That brings me to the subject of pensions so far as it is related to the subject that we are discussing. I wish to pay a tribute to the Minister of Pensions for his great courtesy to me in explaining in detail the principle on which these are operated and in putting it down in full form so that I might know the procedure and the regulations. I gather that until the formation of the Ministry of Pensions in the last war there was a system not unlike that which obtains now in some respects. One of the conditions was that pensions were granted to parents who had been eligible for separation allowance. With the setting up of the Ministry of Pensions in 1917, and the issue of the first Royal Warrant, there came in a new order and, in particular, the flat-rate pension. This flat-rate pension at the rate of 5s. a week was granted irrespective of pre-war dependence, age, infirmity, or pecuniary need. It was a condition, of course, that the lad must have been under 26 years of age at the outbreak of war or the date of joining the Colours. I wish to say in a personal note that I am familiar with this pension because to this day my wife draws a pension at the flat rate of 5s. for the son we lost in the War. It was not given because of any need of relief but because there was such a flat rate. The lad was a student. He was bringing nothing into the home, and yet that rate was given.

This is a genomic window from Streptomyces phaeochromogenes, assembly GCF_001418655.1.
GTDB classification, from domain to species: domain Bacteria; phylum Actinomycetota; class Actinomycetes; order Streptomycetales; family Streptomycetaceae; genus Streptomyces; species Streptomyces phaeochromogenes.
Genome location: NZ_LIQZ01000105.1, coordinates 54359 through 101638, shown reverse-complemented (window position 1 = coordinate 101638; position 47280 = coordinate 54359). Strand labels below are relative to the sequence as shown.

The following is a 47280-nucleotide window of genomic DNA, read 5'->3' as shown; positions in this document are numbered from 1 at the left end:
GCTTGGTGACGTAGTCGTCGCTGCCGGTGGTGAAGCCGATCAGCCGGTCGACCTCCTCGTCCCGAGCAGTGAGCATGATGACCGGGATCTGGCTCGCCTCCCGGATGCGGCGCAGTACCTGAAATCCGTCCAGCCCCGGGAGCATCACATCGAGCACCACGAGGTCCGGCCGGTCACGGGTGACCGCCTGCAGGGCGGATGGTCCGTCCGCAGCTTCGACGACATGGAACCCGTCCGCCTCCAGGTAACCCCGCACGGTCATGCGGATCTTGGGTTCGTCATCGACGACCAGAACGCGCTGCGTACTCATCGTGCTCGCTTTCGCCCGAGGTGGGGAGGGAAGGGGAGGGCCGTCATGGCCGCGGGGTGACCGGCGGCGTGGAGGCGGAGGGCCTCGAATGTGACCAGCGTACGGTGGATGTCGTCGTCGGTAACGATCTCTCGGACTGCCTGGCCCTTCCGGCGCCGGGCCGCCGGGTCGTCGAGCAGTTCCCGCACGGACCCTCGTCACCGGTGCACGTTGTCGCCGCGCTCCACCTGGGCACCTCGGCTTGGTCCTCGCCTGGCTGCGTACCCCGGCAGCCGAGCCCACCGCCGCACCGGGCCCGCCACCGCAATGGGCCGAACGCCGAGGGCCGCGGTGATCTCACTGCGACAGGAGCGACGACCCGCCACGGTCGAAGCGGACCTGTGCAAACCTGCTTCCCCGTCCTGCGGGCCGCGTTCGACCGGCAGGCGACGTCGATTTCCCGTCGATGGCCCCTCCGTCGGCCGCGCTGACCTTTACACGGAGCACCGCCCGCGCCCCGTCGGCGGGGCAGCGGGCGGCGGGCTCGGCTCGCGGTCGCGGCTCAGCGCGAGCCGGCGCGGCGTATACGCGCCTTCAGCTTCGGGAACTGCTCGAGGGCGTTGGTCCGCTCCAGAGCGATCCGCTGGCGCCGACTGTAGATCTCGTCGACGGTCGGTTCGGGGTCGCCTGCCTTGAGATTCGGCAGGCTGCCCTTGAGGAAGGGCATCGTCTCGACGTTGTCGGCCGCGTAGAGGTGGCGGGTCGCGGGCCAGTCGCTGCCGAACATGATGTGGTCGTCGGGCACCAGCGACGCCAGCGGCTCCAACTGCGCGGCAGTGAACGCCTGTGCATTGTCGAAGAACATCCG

There came a Select Committee on Pensions, 1919–1921, and in their report they set the pension on the basis of need. The Government of the day accepted that position, and the pensions became, as it were, needs pensions, and an announcement was made that other pensions would cease after 31st March, 1922. The present Royal Warrant and other authorities have accepted that principle, and it is a needs pension, one not given to all but only to those who can prove their need. There is one improvement on the old conditions, namely, that it is no longer necessary to prove that the recipient would have been eligible for a separation allowance. This also may be said for the present mode of operation, that if we are not giving it to all there may be more in hand to give to the more needy. I wish to point out that many dependants of the young men who are falling are getting nothing at all. I submitted to the Ministry the case of the first lad from the Burgh of Airdrie who fell. I am not sure of his age, but he would be about 19. He was an aircraft-man in the Royal Air Force. A suitable tribute to him was paid by the local paper the "Airdrie and Coatbridge Advertiser." He was referred to as "An Airdrie Hero," and every possible honour was done to his name in the circumstances in which he had given his life. But his dependants received no pension and this was the reason for it given by the Minister of Pensions: A pension may be granted only if, among other conditions, the dependants are in pecuniary need and wholly or partly incapable of self-support by reason of infirmity. There is no provision for the grant of a gratuity or lump sum. The forms of application disclose that the father of the deceased soldier is in employment at a wage of £2 10s. a week. That is not a very large wage, and the father and mother of that young hero, who was so prominent in the public eye, get no pension at all. This consolation, however, was held out by the Minister: Should he (the father), however, later become incapacitated by permanent or prolonged infirmity I should be ready to have the case looked into afresh. But suppose that 10 years go by and then incapacity arises. We have long known the difficulty of reviving an old case and getting a proper settlement later. I think I am fair in saying that I know what is the argument of the Government behind all this change. They say that at the beginning of the last war we were building, as it were, from the foundation. In this war we are beginning with a big load of debt and responsibility, and therefore we must economise. I think that pretty fairly sets forth their position. I say, with others, "Why introduce the means test here? Why spread it into this Department?" If I may say so without disrespect, I think the Government only prove that they have the means test on the brain and must apply it all round, though, in fact, they do not apply it everywhere. They did not apply it to tramp shipping, or to the landlords of Scotland in connection with the reconditioning of property. They say that we must economise, but when we think of how much lavish and wasteful expenditure there is in other directions we ask why they should economise upon the parents of these lads whom they are compelling to lay down their lives for their country. Unless some sweeping changes are made in these Regulations, there will be great and widespread disappointment in the country.